While the course is interesting, it also allows the students to use “the other side of their brain,” Ling noted. It gives them a chance to think creatively – and that certainly enhances their problem-solving and critical thinking skills, she said. The online course is also necessary, as a third of the students travel on a temporary duty assignment during the semester.

Ling continues focusing on student engagement, looking for ways to make course work interesting and thought provoking. So far, her imaginative efforts have earned her the Teaching with Sakai Innovation Award (TWSIA) for 2015. The award recognizes educators from institutions around the world for their excellence in teaching and learning.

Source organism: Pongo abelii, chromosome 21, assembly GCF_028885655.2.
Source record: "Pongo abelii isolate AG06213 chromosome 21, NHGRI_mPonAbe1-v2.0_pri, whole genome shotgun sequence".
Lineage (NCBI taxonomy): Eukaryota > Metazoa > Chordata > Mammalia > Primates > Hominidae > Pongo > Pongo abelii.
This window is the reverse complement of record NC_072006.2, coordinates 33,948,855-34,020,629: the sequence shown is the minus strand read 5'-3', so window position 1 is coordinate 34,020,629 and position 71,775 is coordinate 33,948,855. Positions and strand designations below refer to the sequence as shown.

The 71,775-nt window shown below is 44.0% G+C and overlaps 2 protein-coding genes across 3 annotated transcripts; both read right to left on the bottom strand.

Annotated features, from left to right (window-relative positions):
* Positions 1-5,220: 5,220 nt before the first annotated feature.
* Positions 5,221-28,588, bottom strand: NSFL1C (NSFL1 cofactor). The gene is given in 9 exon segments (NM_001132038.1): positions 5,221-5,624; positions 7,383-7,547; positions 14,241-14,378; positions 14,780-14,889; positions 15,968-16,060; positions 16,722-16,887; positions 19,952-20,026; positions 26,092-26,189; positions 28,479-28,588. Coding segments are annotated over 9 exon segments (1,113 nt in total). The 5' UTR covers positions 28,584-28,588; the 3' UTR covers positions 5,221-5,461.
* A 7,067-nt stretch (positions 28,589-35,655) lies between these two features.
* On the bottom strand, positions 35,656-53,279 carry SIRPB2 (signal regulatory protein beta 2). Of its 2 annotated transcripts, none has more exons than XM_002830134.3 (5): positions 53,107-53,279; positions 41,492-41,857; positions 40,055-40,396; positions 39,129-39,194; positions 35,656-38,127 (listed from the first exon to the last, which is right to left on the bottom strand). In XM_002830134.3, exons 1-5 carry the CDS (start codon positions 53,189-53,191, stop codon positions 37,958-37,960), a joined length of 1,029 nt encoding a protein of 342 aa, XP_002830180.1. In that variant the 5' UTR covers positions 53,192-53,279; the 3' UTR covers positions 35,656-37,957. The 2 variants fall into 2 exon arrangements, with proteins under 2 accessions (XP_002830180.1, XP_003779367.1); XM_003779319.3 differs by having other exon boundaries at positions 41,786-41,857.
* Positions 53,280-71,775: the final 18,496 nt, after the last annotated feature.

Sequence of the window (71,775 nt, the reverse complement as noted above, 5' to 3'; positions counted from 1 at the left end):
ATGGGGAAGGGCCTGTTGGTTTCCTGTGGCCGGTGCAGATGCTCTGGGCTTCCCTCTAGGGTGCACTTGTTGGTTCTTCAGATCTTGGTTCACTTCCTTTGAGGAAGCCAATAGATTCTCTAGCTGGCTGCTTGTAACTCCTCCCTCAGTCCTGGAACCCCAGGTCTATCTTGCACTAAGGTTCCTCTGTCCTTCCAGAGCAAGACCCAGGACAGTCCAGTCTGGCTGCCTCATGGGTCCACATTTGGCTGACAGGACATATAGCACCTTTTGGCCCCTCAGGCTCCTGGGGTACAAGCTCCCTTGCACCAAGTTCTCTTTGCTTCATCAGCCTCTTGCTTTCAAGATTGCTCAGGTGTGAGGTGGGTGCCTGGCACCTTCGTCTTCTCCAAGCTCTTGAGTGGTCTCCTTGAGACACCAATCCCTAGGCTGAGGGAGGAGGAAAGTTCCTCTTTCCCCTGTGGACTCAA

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About the Uniformed Services University of the Health SciencesThe Uniformed Services University of the Health Sciences, founded by an act of Congress in 1972, is the nation’s federal health sciences university and the academic heart of the Military Health System. USU students are primarily active duty uniformed officers in the Army, Navy, Air Force and Public Health Service who receive specialized education in tropical and infectious diseases, TBI and PTSD, disaster response and humanitarian assistance, global health, and acute trauma care. A large percentage of the university’s more than 5,200 physician and 1,000 advanced practice nursing alumni are supporting operations around the world, offering their leadership and expertise. USU also has graduate programs in biomedical sciences and public health committed to excellence in research, and in oral biology. The University’s research program covers a wide range of clinical and other topics important to both the military and public health. For more information about USU and its programs, visit www.usuhs.edu.